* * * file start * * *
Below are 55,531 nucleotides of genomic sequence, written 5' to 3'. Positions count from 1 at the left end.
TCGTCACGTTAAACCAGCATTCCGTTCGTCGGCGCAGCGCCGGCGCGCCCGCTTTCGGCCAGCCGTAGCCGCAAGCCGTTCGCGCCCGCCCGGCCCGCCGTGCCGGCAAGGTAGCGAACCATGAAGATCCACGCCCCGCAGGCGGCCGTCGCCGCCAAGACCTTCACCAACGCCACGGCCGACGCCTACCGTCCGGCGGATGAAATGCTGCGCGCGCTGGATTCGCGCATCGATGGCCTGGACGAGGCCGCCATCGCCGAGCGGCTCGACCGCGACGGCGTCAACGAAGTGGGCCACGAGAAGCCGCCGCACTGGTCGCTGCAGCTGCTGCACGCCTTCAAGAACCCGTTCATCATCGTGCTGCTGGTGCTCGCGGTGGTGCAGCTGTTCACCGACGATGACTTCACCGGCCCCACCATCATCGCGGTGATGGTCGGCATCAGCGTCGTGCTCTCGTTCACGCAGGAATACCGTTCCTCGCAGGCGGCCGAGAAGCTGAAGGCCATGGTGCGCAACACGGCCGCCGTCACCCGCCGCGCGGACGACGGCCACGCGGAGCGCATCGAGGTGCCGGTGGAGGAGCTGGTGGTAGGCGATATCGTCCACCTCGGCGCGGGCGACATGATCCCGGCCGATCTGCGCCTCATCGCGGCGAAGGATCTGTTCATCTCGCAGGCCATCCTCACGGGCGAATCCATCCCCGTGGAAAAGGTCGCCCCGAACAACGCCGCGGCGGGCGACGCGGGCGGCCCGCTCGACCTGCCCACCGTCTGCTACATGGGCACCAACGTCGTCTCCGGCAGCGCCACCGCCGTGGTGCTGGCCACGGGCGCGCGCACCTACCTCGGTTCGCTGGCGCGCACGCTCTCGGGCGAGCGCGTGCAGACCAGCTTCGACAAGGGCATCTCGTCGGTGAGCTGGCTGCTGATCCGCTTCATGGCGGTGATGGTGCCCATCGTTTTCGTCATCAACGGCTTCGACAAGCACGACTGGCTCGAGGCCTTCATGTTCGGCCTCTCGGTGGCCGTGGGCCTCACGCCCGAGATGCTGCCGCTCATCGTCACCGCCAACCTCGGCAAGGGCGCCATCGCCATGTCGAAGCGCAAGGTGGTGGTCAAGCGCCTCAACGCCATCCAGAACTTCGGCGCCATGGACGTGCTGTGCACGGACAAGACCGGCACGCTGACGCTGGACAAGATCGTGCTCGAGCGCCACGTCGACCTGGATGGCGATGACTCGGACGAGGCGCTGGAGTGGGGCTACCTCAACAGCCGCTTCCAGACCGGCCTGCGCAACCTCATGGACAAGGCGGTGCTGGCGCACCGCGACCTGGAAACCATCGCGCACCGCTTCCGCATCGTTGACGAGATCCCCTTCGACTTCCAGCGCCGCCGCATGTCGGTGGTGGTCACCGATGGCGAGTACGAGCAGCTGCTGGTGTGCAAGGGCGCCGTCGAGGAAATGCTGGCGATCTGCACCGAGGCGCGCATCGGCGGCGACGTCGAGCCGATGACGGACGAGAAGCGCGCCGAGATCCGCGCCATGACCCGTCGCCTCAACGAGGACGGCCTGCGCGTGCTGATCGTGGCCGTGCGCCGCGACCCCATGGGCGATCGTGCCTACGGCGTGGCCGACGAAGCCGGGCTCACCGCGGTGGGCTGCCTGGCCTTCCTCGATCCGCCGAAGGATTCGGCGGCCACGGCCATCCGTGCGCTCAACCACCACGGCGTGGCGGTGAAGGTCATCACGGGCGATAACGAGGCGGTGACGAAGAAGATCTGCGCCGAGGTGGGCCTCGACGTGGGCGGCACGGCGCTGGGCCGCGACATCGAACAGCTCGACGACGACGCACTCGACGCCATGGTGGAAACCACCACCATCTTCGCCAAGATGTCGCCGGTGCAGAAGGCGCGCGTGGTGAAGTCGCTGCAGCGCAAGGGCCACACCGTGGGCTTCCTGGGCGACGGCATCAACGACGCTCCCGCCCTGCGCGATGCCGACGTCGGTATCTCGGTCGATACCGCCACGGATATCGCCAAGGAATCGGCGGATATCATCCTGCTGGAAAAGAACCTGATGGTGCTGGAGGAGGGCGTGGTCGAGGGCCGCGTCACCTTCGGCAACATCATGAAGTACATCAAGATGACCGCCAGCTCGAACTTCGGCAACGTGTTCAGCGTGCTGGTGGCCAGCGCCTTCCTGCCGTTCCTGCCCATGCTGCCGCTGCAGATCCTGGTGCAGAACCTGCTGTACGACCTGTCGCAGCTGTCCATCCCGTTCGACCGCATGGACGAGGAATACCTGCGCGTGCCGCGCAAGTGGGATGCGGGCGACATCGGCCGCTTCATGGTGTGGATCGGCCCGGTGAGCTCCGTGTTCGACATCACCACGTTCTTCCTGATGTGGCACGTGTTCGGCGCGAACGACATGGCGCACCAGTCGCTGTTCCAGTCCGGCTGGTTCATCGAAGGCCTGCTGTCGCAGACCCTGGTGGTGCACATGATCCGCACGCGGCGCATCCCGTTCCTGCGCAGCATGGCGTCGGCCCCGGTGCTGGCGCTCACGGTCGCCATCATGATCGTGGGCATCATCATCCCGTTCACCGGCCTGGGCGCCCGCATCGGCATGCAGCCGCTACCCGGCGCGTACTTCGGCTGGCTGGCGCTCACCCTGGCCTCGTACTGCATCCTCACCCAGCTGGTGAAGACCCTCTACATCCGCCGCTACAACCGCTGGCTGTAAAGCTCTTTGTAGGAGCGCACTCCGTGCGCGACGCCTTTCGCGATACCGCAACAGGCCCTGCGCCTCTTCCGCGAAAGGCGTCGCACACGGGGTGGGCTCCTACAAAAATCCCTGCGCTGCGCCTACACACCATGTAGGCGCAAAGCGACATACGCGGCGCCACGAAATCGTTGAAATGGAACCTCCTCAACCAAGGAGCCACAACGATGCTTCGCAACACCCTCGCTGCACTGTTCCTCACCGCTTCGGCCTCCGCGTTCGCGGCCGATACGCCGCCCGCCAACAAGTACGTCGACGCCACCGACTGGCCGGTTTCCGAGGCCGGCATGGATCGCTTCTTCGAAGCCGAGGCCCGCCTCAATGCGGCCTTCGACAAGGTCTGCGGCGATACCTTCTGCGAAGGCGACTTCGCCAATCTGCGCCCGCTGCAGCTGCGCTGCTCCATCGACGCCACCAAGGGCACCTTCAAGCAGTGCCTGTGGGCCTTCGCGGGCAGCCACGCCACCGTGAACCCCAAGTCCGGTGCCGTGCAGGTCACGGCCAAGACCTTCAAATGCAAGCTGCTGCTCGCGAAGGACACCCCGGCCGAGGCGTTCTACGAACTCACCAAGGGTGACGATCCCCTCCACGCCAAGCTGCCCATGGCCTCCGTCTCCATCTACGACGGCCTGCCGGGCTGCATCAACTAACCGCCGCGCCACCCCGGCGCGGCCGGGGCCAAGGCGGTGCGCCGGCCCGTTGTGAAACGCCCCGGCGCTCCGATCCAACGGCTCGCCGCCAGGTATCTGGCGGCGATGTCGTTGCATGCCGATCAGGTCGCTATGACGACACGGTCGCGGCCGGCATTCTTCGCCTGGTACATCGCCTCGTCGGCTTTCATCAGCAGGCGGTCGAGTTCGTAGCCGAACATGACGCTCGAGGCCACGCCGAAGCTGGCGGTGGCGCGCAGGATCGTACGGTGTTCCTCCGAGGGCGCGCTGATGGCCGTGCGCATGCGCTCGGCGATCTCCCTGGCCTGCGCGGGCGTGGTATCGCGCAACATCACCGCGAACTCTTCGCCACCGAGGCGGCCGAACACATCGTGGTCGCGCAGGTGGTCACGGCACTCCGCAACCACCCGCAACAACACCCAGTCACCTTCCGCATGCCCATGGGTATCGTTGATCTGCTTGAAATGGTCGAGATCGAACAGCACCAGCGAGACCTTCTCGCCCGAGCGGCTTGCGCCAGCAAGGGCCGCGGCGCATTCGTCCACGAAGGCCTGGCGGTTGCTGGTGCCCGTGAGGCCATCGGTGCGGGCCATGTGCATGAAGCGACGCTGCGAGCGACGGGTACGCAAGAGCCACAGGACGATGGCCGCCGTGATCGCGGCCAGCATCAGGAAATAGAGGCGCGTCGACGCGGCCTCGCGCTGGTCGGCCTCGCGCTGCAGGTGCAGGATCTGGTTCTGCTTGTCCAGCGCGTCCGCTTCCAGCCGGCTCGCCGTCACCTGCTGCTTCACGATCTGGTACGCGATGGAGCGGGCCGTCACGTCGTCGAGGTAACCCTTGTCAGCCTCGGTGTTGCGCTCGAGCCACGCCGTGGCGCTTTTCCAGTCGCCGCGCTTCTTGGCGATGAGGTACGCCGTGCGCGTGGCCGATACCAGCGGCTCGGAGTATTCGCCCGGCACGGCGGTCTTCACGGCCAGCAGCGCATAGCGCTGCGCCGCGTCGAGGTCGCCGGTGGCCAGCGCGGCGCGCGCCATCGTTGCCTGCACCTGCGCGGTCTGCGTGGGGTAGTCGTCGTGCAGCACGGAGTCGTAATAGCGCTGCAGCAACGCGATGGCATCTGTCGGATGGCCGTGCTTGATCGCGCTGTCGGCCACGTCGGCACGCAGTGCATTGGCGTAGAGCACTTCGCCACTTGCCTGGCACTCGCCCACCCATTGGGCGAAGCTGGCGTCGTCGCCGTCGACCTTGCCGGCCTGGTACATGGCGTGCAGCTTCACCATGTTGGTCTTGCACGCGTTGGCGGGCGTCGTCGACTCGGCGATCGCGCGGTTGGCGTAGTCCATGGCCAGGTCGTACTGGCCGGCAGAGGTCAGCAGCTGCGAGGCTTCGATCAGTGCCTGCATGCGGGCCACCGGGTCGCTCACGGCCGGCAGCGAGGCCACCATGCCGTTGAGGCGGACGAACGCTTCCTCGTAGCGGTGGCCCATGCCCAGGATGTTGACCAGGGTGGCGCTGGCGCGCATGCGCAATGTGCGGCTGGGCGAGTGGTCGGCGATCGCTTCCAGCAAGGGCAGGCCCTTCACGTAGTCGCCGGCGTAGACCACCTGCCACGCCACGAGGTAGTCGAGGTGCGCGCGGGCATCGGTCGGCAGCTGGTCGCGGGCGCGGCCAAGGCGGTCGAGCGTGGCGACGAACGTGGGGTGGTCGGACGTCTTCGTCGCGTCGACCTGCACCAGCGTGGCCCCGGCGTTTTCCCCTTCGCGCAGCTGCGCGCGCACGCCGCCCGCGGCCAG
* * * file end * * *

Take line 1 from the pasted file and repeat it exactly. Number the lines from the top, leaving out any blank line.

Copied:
Below are 55,531 nucleotides of genomic sequence, written 5' to 3'. Positions count from 1 at the left end.